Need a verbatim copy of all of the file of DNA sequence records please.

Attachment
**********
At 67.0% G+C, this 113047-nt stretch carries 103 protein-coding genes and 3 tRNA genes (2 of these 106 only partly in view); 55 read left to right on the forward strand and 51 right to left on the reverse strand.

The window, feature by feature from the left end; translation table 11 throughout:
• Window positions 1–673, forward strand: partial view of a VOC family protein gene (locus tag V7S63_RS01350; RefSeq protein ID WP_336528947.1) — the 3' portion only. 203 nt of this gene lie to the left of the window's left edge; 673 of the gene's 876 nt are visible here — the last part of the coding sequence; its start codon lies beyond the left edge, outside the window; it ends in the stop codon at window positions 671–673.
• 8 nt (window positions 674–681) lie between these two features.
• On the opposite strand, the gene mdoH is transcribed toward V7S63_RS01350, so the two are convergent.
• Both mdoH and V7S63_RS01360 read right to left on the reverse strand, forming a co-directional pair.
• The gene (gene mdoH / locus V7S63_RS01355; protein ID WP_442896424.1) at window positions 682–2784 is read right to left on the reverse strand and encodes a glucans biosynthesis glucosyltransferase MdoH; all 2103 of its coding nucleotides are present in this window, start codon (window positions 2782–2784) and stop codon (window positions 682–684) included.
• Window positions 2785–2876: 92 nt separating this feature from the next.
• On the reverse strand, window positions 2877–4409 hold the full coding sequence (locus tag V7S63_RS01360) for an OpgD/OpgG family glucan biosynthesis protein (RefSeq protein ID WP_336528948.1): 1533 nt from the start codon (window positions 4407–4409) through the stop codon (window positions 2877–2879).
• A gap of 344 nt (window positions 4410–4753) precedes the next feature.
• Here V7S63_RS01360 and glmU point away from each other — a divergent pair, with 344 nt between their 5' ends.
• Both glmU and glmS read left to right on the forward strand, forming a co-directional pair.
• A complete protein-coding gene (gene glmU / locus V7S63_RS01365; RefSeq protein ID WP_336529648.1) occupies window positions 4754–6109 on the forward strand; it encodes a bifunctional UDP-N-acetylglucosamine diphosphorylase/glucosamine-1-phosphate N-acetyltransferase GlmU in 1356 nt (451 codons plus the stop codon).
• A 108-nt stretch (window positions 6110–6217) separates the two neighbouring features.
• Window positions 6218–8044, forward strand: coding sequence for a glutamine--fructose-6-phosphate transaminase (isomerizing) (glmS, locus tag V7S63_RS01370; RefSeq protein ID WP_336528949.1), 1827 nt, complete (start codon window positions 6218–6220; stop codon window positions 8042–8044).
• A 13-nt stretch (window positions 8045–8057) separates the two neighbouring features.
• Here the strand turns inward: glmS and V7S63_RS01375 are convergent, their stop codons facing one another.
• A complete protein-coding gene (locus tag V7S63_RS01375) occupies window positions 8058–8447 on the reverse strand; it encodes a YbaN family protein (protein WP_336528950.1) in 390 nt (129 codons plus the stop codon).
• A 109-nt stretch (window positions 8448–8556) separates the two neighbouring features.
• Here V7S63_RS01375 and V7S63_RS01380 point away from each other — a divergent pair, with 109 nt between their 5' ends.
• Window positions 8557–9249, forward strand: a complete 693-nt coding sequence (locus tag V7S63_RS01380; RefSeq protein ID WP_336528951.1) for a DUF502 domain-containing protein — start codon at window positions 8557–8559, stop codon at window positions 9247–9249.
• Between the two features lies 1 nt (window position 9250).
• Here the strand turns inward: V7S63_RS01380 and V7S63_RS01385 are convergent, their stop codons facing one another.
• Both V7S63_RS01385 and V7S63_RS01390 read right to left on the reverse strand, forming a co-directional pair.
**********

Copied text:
At 67.0% G+C, this 113047-nt stretch carries 103 protein-coding genes and 3 tRNA genes (2 of these 106 only partly in view); 55 read left to right on the forward strand and 51 right to left on the reverse strand.

The window, feature by feature from the left end; translation table 11 throughout:
• Window positions 1–673, forward strand: partial view of a VOC family protein gene (locus tag V7S63_RS01350; RefSeq protein ID WP_336528947.1) — the 3' portion only. 203 nt of this gene lie to the left of the window's left edge; 673 of the gene's 876 nt are visible here — the last part of the coding sequence; its start codon lies beyond the left edge, outside the window; it ends in the stop codon at window positions 671–673.
• 8 nt (window positions 674–681) lie between these two features.
• On the opposite strand, the gene mdoH is transcribed toward V7S63_RS01350, so the two are convergent.
• Both mdoH and V7S63_RS01360 read right to left on the reverse strand, forming a co-directional pair.
• The gene (gene mdoH / locus V7S63_RS01355; protein ID WP_442896424.1) at window positions 682–2784 is read right to left on the reverse strand and encodes a glucans biosynthesis glucosyltransferase MdoH; all 2103 of its coding nucleotides are present in this window, start codon (window positions 2782–2784) and stop codon (window positions 682–684) included.
• Window positions 2785–2876: 92 nt separating this feature from the next.
• On the reverse strand, window positions 2877–4409 hold the full coding sequence (locus tag V7S63_RS01360) for an OpgD/OpgG family glucan biosynthesis protein (RefSeq protein ID WP_336528948.1): 1533 nt from the start codon (window positions 4407–4409) through the stop codon (window positions 2877–2879).
• A gap of 344 nt (window positions 4410–4753) precedes the next feature.
• Here V7S63_RS01360 and glmU point away from each other — a divergent pair, with 344 nt between their 5' ends.
• Both glmU and glmS read left to right on the forward strand, forming a co-directional pair.
• A complete protein-coding gene (gene glmU / locus V7S63_RS01365; RefSeq protein ID WP_336529648.1) occupies window positions 4754–6109 on the forward strand; it encodes a bifunctional UDP-N-acetylglucosamine diphosphorylase/glucosamine-1-phosphate N-acetyltransferase GlmU in 1356 nt (451 codons plus the stop codon).
• A 108-nt stretch (window positions 6110–6217) separates the two neighbouring features.
• Window positions 6218–8044, forward strand: coding sequence for a glutamine--fructose-6-phosphate transaminase (isomerizing) (glmS, locus tag V7S63_RS01370; RefSeq protein ID WP_336528949.1), 1827 nt, complete (start codon window positions 6218–6220; stop codon window positions 8042–8044).
• A 13-nt stretch (window positions 8045–8057) separates the two neighbouring features.
• Here the strand turns inward: glmS and V7S63_RS01375 are convergent, their stop codons facing one another.
• A complete protein-coding gene (locus tag V7S63_RS01375) occupies window positions 8058–8447 on the reverse strand; it encodes a YbaN family protein (protein WP_336528950.1) in 390 nt (129 codons plus the stop codon).
• A 109-nt stretch (window positions 8448–8556) separates the two neighbouring features.
• Here V7S63_RS01375 and V7S63_RS01380 point away from each other — a divergent pair, with 109 nt between their 5' ends.
• Window positions 8557–9249, forward strand: a complete 693-nt coding sequence (locus tag V7S63_RS01380; RefSeq protein ID WP_336528951.1) for a DUF502 domain-containing protein — start codon at window positions 8557–8559, stop codon at window positions 9247–9249.
• Between the two features lies 1 nt (window position 9250).
• Here the strand turns inward: V7S63_RS01380 and V7S63_RS01385 are convergent, their stop codons facing one another.
• Both V7S63_RS01385 and V7S63_RS01390 read right to left on the reverse strand, forming a co-directional pair.